So, I had a chat session last night with one of my online Early Childhood Education classes. This was the second of four I will host this semester. These one-hour chats add a dimension that is typically missing from an online course. They provide an opportunity for students to share ideas and points of view, to network and discuss assignments with one another and me, in real time, using a voice app. It makes an otherwise routine, sit-by-yourself-in-front-of-a-computer class something more dynamic. I’ve also found I gain as much as the students from these sessions.
I can learn about the students’ backgrounds, work experience, and philosophies by listening to their responses and reactions to the topics we discuss. I can also determine areas of learning that need reinforcement in future assignments, enabling me to continually improve my courses and teaching.
I know these chats always seem to deliver some really good “aha” moments, as we share with each other. Last night was no exception.
Prior to the chat, I asked my students to read “The Teacher Effect,” by Deborah Hansen (Education Week). It would be a prelude to our discussion about thinking before speaking to children and how careless remarks can linger with a child forever.
One by one, each of the students shared a time they had been humiliated by a teacher, some as far back as preschool and Kindergarten. We could tell by their voices that these incidents were still as fresh and hurtful as the day they happened.
In her article, Deborah shared her stand-out moment, when her elementary teacher criticized her for not reading aloud well enough in front of the class. From then on, she would always count ahead and go over the paragraph she would be asked to read, in hopes of avoiding some kind of mistake and being called out for it. She went on to say that as a result of her preoccupation, she had no idea what the class was actually reading.
No less than three of my students could identify with how Deborah felt, because they, too, would do the same thing when reading out loud. They also said that it was more important to prepare for their turn to read than listen to what it was they were reading. One student felt that maybe this contributed to the problems she had early on with reading comprehension. Hmmm.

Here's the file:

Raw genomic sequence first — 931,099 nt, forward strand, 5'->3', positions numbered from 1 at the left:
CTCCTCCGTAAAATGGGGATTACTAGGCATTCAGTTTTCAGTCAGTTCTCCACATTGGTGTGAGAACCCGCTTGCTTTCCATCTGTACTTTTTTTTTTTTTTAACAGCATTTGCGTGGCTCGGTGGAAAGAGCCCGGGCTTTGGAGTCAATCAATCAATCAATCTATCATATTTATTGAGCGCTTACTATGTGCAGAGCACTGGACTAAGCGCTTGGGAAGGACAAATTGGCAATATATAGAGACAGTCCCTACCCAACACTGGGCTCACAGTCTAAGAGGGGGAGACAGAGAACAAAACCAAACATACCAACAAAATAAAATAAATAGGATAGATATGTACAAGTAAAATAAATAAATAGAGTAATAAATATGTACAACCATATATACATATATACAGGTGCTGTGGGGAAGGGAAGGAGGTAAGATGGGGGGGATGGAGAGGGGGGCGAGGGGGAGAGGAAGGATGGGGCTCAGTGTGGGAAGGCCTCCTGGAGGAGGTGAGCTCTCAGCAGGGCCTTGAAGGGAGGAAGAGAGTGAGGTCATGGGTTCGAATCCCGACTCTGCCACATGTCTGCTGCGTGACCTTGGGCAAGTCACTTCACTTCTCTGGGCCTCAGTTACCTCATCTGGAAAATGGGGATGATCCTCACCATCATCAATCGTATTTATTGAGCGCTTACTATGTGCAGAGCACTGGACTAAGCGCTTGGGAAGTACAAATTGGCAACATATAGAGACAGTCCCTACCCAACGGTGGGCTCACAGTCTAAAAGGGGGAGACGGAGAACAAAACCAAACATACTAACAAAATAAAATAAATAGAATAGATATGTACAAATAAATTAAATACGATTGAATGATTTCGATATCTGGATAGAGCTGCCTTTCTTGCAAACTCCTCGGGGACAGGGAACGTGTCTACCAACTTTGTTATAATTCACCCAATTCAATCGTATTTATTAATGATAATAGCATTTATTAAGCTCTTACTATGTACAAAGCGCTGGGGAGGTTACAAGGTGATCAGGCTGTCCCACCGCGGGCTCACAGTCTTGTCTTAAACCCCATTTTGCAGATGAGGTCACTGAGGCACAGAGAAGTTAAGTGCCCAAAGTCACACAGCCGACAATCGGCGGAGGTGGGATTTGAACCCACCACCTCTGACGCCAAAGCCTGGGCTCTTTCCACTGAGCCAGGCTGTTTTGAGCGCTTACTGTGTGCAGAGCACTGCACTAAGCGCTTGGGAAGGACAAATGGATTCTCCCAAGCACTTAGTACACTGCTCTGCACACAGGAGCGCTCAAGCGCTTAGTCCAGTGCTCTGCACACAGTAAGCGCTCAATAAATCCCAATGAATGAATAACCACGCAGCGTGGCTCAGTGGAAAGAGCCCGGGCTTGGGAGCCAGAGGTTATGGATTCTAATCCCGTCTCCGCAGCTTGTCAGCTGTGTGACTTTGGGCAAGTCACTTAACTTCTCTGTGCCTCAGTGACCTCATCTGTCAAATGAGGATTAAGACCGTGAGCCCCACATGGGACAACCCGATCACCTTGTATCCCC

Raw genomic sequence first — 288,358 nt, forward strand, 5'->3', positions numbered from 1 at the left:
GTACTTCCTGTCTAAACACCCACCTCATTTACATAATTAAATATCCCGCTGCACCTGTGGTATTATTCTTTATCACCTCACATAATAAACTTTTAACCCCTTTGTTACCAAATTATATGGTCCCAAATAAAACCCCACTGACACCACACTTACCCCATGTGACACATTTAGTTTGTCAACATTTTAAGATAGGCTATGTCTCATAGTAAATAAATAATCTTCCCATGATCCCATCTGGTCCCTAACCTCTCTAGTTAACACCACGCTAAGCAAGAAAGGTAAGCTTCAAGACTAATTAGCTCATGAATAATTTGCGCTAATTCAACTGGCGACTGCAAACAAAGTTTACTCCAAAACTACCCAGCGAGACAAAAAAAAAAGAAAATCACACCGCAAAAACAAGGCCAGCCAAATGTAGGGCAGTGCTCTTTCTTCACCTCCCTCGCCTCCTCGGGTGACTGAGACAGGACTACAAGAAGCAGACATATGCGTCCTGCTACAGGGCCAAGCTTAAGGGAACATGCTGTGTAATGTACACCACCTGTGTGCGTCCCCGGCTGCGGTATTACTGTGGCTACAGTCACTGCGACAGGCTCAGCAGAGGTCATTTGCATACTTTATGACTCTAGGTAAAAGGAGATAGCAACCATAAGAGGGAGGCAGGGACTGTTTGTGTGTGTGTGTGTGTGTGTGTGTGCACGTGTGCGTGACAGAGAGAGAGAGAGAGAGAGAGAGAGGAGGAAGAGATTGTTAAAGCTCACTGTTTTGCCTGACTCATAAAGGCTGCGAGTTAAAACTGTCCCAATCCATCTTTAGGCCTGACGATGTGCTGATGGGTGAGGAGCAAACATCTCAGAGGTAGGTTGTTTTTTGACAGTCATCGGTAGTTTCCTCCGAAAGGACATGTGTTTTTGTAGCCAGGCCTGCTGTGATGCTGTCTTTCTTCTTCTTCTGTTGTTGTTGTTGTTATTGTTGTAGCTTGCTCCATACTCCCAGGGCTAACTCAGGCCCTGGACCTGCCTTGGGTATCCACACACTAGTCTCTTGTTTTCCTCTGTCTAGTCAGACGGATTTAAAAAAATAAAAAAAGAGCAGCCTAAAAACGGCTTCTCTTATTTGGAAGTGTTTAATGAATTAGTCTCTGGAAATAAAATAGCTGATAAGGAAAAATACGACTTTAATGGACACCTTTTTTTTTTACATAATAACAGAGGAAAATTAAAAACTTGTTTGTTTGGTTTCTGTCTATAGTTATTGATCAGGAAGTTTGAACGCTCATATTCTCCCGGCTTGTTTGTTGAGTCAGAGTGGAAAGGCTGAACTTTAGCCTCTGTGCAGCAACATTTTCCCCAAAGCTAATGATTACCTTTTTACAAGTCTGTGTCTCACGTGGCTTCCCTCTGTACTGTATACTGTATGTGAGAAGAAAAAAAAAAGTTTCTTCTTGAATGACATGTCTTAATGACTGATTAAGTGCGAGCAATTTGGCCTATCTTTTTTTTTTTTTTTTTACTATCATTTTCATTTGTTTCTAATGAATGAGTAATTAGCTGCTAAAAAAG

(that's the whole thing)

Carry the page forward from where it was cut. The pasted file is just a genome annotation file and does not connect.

Another student said she had been ridiculed repeatedly in elementary school for her lack of math ability. Once, she said, her teacher asked her to call out her score on a test in front of the other children. “I wanted to cry so badly, but I didn’t. I always knew I was no good at math, but I didn’t want everyone else to know, too. It still hurts.” Hmmm.
Then, it was my turn. I thought back to an event that happened over sixty years ago. But, like my students, it still hurts. I was one of thirty-seven first graders in a Chicago Public Schools classroom. I was only a few months past five years old, being placed in the first grade instead of Kindergarten by the school principal, because “there was room.”
I did spend about a half hour in Kindergarten before this decision was made, and was excited to be there.
It was at a time when Kindergarten was developmentally appropriate- with a playhouse, an indoor sandbox, and freedom to be a child. Sadly though, it was short-lived, when they came to take me to first grade.